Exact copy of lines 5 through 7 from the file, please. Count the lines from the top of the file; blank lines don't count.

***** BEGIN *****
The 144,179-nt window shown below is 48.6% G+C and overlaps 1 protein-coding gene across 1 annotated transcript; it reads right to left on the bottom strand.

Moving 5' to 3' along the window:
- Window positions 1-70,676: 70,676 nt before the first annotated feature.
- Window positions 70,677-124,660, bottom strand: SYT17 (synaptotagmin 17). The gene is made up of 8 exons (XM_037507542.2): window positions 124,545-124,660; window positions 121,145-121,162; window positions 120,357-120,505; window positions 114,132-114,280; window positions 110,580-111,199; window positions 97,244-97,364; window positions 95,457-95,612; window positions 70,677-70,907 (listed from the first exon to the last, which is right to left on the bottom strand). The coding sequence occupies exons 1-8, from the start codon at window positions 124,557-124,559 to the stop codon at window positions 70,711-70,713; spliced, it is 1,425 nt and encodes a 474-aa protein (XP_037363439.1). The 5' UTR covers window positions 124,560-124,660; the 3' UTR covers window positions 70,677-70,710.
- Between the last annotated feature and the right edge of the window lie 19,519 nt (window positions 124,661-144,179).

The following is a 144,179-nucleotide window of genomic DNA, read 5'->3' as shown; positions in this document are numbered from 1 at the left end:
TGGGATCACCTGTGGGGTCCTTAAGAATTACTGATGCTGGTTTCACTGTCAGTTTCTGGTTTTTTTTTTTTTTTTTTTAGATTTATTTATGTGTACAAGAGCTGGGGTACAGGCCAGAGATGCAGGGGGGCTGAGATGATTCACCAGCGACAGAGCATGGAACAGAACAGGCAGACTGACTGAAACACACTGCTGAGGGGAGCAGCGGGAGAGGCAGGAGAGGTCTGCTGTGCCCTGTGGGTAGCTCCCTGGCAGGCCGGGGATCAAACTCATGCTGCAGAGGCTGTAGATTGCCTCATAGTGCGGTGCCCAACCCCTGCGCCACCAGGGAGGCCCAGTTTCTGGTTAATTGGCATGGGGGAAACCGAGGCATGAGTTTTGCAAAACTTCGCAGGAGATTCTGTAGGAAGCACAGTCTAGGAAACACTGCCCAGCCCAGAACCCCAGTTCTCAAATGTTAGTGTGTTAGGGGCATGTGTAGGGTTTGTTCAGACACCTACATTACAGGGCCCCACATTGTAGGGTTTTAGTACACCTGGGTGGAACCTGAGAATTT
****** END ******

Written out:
- Between the last annotated feature and the right edge of the window lie 19,519 nt (window positions 124,661-144,179).

The following is a 144,179-nucleotide window of genomic DNA, read 5'->3' as shown; positions in this document are numbered from 1 at the left end:
TGGGATCACCTGTGGGGTCCTTAAGAATTACTGATGCTGGTTTCACTGTCAGTTTCTGGTTTTTTTTTTTTTTTTTTTAGATTTATTTATGTGTACAAGAGCTGGGGTACAGGCCAGAGATGCAGGGGGGCTGAGATGATTCACCAGCGACAGAGCATGGAACAGAACAGGCAGACTGACTGAAACACACTGCTGAGGGGAGCAGCGGGAGAGGCAGGAGAGGTCTGCTGTGCCCTGTGGGTAGCTCCCTGGCAGGCCGGGGATCAAACTCATGCTGCAGAGGCTGTAGATTGCCTCATAGTGCGGTGCCCAACCCCTGCGCCACCAGGGAGGCCCAGTTTCTGGTTAATTGGCATGGGGGAAACCGAGGCATGAGTTTTGCAAAACTTCGCAGGAGATTCTGTAGGAAGCACAGTCTAGGAAACACTGCCCAGCCCAGAACCCCAGTTCTCAAATGTTAGTGTGTTAGGGGCATGTGTAGGGTTTGTTCAGACACCTACATTACAGGGCCCCACATTGTAGGGTTTTAGTACACCTGGGTGGAACCTGAGAATTT